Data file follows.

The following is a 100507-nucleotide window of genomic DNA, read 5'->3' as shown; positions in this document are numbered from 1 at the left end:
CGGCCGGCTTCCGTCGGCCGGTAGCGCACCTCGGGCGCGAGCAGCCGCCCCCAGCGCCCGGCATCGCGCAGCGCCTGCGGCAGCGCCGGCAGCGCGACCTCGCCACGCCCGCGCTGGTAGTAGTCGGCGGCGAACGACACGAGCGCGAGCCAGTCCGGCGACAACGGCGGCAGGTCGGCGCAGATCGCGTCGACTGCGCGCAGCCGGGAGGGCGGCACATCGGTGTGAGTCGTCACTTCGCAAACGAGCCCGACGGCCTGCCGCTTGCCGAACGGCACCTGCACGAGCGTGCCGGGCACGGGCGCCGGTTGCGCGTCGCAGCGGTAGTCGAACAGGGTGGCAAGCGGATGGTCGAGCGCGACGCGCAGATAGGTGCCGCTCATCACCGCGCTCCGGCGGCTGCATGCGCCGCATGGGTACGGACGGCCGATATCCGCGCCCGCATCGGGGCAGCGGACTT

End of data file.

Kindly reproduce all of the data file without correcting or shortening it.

The following is a 100507-nucleotide window of genomic DNA, read 5'->3' as shown; positions in this document are numbered from 1 at the left end:
CGGCCGGCTTCCGTCGGCCGGTAGCGCACCTCGGGCGCGAGCAGCCGCCCCCAGCGCCCGGCATCGCGCAGCGCCTGCGGCAGCGCCGGCAGCGCGACCTCGCCACGCCCGCGCTGGTAGTAGTCGGCGGCGAACGACACGAGCGCGAGCCAGTCCGGCGACAACGGCGGCAGGTCGGCGCAGATCGCGTCGACTGCGCGCAGCCGGGAGGGCGGCACATCGGTGTGAGTCGTCACTTCGCAAACGAGCCCGACGGCCTGCCGCTTGCCGAACGGCACCTGCACGAGCGTGCCGGGCACGGGCGCCGGTTGCGCGTCGCAGCGGTAGTCGAACAGGGTGGCAAGCGGATGGTCGAGCGCGACGCGCAGATAGGTGCCGCTCATCACCGCGCTCCGGCGGCTGCATGCGCCGCATGGGTACGGACGGCCGATATCCGCGCCCGCATCGGGGCAGCGGACTT